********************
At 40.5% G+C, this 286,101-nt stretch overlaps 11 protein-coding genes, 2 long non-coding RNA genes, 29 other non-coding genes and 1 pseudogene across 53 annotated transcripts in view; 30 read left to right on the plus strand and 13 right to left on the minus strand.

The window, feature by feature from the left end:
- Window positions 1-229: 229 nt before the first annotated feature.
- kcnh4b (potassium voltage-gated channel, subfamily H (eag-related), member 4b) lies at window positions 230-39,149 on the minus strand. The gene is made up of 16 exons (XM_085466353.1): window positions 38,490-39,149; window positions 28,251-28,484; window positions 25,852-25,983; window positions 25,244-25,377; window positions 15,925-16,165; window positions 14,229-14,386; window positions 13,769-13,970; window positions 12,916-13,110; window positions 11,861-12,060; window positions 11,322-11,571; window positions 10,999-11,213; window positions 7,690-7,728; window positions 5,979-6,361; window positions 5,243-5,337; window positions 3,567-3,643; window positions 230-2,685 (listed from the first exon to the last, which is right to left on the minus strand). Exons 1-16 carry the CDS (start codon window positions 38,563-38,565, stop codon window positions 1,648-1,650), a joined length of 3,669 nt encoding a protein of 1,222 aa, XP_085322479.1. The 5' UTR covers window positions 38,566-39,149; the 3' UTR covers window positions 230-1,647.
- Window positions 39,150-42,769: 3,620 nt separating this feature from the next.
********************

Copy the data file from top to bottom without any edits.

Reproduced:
At 40.5% G+C, this 286,101-nt stretch overlaps 11 protein-coding genes, 2 long non-coding RNA genes, 29 other non-coding genes and 1 pseudogene across 53 annotated transcripts in view; 30 read left to right on the plus strand and 13 right to left on the minus strand.

The window, feature by feature from the left end:
- Window positions 1-229: 229 nt before the first annotated feature.
- kcnh4b (potassium voltage-gated channel, subfamily H (eag-related), member 4b) lies at window positions 230-39,149 on the minus strand. The gene is made up of 16 exons (XM_085466353.1): window positions 38,490-39,149; window positions 28,251-28,484; window positions 25,852-25,983; window positions 25,244-25,377; window positions 15,925-16,165; window positions 14,229-14,386; window positions 13,769-13,970; window positions 12,916-13,110; window positions 11,861-12,060; window positions 11,322-11,571; window positions 10,999-11,213; window positions 7,690-7,728; window positions 5,979-6,361; window positions 5,243-5,337; window positions 3,567-3,643; window positions 230-2,685 (listed from the first exon to the last, which is right to left on the minus strand). Exons 1-16 carry the CDS (start codon window positions 38,563-38,565, stop codon window positions 1,648-1,650), a joined length of 3,669 nt encoding a protein of 1,222 aa, XP_085322479.1. The 5' UTR covers window positions 38,566-39,149; the 3' UTR covers window positions 230-1,647.
- Window positions 39,150-42,769: 3,620 nt separating this feature from the next.